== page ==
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Chapter 1 - The Life of Hildegard of Bingen (1098–1179)

from Part I - Life and Monastic Context

Published online by Cambridge University Press:  28 October 2021

Jennifer Bain
Affiliation:
Dalhousie University, Nova Scotia
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Summary

This chapter, translated from German by Florian Hild, examines the principal sources for Hildegard’s biography and discusses conflicting evidence and gaps in information that pose difficulties for the modern researcher. The author presents Hildegard’s life chronologically, including her family history, birth, and early years enclosed at Disibodenberg with Jutta of Sponheim; her visions, writings, and other early activities; her founding of the convent at Rupertsberg; her travels, preaching, healing, and miracles; and her final years and death. Additionally, the reception of her written works both toward the end of her life and after her death are considered, including the approval of her three books of visions – Scivias, Liber divinorum operum, and Liber vitae meritorum – by thirteenth-century academic theologians of Paris. Finally, this chapter describes the rise of her status as ‘popular saint’ juxtaposed with the challenges/setbacks in early canonization attempts, culminating with her elevation to sainthood and Doctor of the Church by Pope Benedict XVI in 2012.

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Publisher: Cambridge University Press
Print publication year: 2021

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References

Primary Sources

Acta Inquisitionis de virtutibus et miraculis sanctae Hildegardis.” In Silvas, Anna, ed. and trans., Jutta and Hildegard: The Biographical Sources. University Park, PA: Pennsylvania State University Press, 1999, 258272.Google Scholar
Benedict XVI, Pope. “Decrees of the Congregation for the Causes of Saints.” May 10, 2012. VIS. Vatican Information Service. Holy See Press Office. http://visnews-en.blogspot.com/2012/05/decrees-of-congregation-for-causes-of_11.html.Google Scholar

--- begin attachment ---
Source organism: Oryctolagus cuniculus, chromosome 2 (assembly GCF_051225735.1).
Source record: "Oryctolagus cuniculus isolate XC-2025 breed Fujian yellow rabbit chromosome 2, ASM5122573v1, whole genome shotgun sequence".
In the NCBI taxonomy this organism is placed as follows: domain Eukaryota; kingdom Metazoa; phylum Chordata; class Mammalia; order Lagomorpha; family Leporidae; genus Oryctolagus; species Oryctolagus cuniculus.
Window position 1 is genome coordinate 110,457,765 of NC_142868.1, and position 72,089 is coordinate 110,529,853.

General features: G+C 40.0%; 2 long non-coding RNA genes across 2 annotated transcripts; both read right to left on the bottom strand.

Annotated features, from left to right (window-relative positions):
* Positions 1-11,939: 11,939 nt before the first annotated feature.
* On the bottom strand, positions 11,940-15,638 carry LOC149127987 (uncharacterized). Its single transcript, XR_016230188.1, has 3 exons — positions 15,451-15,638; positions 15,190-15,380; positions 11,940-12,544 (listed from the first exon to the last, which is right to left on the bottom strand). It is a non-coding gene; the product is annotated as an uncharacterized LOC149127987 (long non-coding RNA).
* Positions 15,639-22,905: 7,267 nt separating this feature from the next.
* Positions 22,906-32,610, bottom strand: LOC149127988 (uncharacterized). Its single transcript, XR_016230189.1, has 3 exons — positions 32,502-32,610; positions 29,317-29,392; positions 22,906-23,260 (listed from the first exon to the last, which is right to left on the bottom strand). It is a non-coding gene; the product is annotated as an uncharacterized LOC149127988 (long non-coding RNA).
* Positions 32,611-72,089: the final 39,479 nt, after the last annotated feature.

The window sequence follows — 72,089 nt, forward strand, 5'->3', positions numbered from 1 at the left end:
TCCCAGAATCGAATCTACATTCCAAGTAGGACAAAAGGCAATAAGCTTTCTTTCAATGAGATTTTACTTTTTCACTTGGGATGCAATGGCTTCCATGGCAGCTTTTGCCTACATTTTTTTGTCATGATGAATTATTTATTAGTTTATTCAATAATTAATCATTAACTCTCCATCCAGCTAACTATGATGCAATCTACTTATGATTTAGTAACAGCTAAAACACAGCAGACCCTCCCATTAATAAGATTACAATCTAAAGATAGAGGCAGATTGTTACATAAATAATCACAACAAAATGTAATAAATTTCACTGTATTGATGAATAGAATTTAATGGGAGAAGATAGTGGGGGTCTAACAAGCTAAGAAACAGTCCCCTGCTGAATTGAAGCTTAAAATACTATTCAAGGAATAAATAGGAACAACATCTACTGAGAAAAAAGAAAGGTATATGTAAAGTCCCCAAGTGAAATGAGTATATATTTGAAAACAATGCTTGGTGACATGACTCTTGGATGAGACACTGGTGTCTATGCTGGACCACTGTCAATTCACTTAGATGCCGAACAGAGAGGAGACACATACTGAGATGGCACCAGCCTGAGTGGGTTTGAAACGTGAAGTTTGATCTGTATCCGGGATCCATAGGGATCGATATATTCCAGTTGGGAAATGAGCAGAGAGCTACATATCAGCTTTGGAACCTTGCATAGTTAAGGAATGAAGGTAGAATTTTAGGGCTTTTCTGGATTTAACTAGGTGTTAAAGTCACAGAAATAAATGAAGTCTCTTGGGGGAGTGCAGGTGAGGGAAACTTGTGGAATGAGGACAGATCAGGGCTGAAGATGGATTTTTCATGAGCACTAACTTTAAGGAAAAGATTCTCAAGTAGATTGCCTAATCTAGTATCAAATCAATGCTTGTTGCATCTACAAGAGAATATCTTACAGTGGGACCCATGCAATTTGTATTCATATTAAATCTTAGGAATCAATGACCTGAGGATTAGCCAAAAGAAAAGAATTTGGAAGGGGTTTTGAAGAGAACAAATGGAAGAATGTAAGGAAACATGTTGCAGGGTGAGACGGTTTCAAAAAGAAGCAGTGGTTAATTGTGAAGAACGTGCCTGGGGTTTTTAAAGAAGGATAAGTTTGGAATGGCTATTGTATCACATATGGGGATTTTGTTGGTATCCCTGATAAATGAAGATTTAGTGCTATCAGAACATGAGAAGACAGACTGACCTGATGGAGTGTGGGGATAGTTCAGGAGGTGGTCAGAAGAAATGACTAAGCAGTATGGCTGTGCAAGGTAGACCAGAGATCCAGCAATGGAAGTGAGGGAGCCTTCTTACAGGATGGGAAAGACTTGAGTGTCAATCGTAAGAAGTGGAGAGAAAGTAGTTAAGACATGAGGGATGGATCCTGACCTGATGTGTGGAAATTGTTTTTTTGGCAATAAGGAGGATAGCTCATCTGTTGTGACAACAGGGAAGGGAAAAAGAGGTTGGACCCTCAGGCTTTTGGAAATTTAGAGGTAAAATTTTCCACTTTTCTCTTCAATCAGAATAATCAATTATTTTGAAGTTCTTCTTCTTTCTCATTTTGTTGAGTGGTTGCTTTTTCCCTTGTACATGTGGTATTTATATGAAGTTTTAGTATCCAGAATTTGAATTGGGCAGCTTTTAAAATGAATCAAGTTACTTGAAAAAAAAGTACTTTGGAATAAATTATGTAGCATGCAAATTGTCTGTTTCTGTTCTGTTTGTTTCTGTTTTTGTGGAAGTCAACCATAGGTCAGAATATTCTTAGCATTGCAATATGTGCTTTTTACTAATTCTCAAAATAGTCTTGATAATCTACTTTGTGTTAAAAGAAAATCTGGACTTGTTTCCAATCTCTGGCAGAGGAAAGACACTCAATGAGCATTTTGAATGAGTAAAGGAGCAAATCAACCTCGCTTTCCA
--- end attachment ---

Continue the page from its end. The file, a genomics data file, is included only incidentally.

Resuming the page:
Benedict XVI, Pope. “Apostolic Letter Proclaiming Saint Hildegard of Bingen, Professed Nun of the Order of Saint Benedict, a Doctor of the Universal Church.” October 7, 2012. www.vatican.va/content/benedict-xvi/en/apost_letters/documents/hf_ben-xvi_apl_20121007_ildegarda-bingen.html.Google Scholar
Hildegard of Bingen. Explanation of the Rule of Benedict, trans. Feiss, Hugh. Eugene, OR: Wipf & Stock, 2005.Google Scholar
Feiss, Hugh The Letters of Hildegard of Bingen, ed. Baird, Joseph L. and Ehrman, Radd K.. 3 vols. New York and Oxford: Oxford University Press, 1994–2004.Google Scholar
Feiss, Hugh Two Hagiographies: Vita sancti Rupperti confessoris. Vita sancti Dysibodi episcopi, ed. and English trans. Feiss, Hugh; Latin ed. Evans, Christopher P.. Dallas Medieval Texts and Translations 11. Paris: Peeters, 2010.Google Scholar
Silvas, Anna, ed. and trans., Jutta and Hildegard: The Biographical Sources. University Park, PA: The Pennsylvania State University Press, 1999.Google Scholar
Vita sanctae Hildegardis, ed. Klaes, Monika. Corpus Christianorum Continuatio Mediaevalis 126. Turnhout: Brepols, 1993.Google Scholar

Secondary Sources

Embach, Michael. “Hildegard of Bingen (1098–1179): A History of Reception.” In Kienzle, Beverly Mayne, Stoudt, Debra L., and Ferzoco, George, eds., A Companion to Hildegard of Bingen. Leiden: Brill, 2014, 273304.Google Scholar
Embach, Michael and Wallner, Martina. Conspectus der Handschriften Hildegards von Bingen. Münster: Aschendorff, 2013.Google Scholar
Felten, Franz J.What Do We Know About the Life of Jutta and Hildegard at Disibodenberg and Rupertsberg?” In Kienzle, Beverly Mayne, Stoudt, Debra L., and Ferzoco, George, eds., A Companion to Hildegard of Bingen. Leiden: Brill, 2014, 1538.Google Scholar
Kotzur, Hans-Jürgen, ed., Hildegard von Bingen, 1098–1179. Mainz: P. von Zabern, 1998.Google Scholar
Schmandt, Matthias. “Hildegard von Bingen und das Kloster Eibingen: Revision einer historischen Überlieferung.” Nassauische Annalen 125 (2014): 2952.Google Scholar

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